Generally, MVBs are derived by endocytosis, during which multiple mechanisms mediate the inward budding of the plasma membrane and the formation of early endosomes. After recycling a subset of proteins back to the plasma membrane, early endosomes subsequently incorporate various cargo into intraluminal vesicles (ILVs) to generate MVBs. Following their maturation, MVBs can dynamically communicate with other organelles by various paths, such as releasing and taking up vesicles from the trans-Golgi network (TGN) and making direct contact with the endoplasmic reticulum (ER), mitochondrion, or phagosome [10,11,12,13]. All these communications modulate the formation of MVBs and the molecular composition of ILVs. Eventually, mature MVBs either fuse with lysosomes to be degraded or fuse with the plasma membrane to release ILVs, so-called exosomes (Fig. 1).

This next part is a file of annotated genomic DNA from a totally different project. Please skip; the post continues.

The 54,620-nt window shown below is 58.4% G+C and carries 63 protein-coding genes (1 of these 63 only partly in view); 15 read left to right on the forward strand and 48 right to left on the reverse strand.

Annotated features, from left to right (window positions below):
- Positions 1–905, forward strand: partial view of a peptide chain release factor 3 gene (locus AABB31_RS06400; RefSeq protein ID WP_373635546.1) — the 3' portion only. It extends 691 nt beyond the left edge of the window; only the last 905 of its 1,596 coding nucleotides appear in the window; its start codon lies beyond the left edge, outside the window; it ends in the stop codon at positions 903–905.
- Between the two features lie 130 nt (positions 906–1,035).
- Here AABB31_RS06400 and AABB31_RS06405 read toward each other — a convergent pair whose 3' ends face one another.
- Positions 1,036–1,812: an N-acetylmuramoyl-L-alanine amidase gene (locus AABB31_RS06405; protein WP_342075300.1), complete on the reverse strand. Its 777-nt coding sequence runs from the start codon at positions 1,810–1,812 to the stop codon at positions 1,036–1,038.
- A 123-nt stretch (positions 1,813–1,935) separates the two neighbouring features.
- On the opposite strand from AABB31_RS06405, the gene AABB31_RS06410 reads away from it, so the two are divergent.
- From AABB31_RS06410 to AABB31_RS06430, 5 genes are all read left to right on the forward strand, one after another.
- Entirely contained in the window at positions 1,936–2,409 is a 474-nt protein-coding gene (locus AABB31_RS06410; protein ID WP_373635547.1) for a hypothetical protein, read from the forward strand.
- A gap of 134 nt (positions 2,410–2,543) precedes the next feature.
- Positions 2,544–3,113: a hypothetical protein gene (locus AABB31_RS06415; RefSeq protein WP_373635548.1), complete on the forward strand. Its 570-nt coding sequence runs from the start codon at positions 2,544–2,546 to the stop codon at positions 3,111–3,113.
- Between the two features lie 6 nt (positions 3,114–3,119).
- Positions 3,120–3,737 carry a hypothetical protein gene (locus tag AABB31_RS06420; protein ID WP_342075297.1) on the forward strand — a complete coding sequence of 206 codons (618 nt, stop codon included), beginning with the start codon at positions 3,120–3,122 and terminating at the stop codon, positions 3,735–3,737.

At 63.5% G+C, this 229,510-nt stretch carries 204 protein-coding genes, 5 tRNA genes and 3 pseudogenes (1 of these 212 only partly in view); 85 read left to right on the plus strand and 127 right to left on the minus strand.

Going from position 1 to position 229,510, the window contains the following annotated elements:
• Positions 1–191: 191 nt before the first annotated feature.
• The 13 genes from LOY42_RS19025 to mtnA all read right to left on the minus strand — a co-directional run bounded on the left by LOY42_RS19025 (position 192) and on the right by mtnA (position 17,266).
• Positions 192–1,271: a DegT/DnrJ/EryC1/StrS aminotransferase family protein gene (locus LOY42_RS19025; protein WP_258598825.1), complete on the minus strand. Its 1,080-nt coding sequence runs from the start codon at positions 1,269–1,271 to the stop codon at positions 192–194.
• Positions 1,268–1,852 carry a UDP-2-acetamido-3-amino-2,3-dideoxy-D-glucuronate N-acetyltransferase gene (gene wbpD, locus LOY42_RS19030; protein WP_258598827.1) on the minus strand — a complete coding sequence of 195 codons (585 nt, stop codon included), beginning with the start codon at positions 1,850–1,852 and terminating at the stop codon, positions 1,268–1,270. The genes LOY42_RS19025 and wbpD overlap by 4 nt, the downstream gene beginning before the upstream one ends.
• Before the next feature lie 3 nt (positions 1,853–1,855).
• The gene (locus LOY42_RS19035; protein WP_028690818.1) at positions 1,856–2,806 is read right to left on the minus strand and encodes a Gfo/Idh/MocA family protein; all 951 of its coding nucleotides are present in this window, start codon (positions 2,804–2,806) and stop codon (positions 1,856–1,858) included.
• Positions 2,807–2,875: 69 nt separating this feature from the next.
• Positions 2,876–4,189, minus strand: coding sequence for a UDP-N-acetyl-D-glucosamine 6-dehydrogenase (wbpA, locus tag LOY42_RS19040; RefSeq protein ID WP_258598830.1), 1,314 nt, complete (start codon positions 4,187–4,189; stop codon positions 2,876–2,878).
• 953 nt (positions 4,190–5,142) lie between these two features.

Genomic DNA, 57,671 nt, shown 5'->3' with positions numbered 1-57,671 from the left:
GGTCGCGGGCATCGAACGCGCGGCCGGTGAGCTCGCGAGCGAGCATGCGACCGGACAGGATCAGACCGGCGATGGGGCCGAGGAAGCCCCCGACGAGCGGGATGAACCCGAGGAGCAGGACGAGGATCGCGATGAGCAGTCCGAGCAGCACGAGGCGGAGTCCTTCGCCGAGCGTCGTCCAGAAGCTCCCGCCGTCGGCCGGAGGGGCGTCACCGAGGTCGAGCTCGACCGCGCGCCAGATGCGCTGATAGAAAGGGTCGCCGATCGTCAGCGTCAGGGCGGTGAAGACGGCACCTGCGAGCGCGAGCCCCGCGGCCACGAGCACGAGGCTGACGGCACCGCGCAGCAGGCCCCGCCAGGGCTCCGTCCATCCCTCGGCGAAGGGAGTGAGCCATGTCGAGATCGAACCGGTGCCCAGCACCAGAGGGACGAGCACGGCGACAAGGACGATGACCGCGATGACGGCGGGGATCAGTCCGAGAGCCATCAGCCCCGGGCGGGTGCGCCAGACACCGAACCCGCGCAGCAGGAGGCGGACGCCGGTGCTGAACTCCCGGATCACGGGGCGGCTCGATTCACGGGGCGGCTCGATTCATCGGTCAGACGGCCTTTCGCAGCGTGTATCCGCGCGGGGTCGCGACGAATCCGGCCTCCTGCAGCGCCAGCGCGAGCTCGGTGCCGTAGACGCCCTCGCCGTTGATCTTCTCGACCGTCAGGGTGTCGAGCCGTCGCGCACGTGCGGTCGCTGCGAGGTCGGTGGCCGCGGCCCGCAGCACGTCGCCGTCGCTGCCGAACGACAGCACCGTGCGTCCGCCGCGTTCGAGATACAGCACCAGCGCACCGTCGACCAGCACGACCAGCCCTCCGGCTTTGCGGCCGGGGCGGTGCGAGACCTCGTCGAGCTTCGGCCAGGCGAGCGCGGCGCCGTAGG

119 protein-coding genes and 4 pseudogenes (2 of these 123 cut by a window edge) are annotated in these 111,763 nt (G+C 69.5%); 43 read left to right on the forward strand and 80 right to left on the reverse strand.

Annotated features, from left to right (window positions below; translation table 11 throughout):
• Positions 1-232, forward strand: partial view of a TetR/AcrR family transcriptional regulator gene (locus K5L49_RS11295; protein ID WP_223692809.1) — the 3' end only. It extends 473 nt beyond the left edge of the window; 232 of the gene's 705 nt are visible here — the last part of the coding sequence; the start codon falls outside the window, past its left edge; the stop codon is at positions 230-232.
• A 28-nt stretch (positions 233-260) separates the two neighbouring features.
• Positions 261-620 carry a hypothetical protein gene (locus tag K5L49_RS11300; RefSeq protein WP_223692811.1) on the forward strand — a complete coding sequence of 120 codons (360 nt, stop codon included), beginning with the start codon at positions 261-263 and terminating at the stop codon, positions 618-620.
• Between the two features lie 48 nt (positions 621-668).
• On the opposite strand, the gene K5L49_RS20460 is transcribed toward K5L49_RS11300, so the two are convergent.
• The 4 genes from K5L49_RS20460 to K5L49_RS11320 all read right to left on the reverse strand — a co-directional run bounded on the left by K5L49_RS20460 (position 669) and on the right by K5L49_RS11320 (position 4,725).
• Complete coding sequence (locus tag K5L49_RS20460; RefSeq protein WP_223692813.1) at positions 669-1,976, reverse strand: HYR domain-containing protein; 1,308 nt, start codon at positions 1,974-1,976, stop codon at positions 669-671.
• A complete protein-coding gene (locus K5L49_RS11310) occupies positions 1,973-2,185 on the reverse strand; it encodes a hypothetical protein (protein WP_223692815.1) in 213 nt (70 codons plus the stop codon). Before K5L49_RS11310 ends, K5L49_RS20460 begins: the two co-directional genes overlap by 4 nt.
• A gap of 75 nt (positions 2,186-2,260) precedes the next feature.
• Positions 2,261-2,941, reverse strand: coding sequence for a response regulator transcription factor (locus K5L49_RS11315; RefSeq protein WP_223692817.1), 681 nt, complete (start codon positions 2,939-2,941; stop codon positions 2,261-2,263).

Briefly, exosome biogenesis consists of four steps: cargo sorting to MVBs, MVB formation, transport of MVBs, and MVB-plasma membrane fusion. Each step of exosome biogenesis is mediated by multiple mechanisms, which are highly variable depending on cargo, cell type, and microenvironment and which lead to the heterogeneity of exosomes. In particular, distinct mechanisms are not mutually exclusive, but can be employed by the same MVB. The same type of cargo can adopt different mechanism to mediate exosome sorting. Importantly, cancer cells can exploit multiple strategies to modulate exosome biogenesis and change the composition and function of exosomes, thereby favoring the release of tumor-promoting exosomes.
Herein, we summarize recent progress in understanding the machinery of exosome biogenesis and how this machinery is regulated in cancer. In addition, we provide a comprehensive overview of strategies and inhibitors targeting exosome biogenesis and highlight the perspective of pharmacological targeting of exosome generation in cancer therapy. Throughout, we highlight the key, perplexing questions that prevent us from understanding exosome biogenesis and limit the therapeutic implications of targeting exosome biogenesis.
The machinery of MVB formation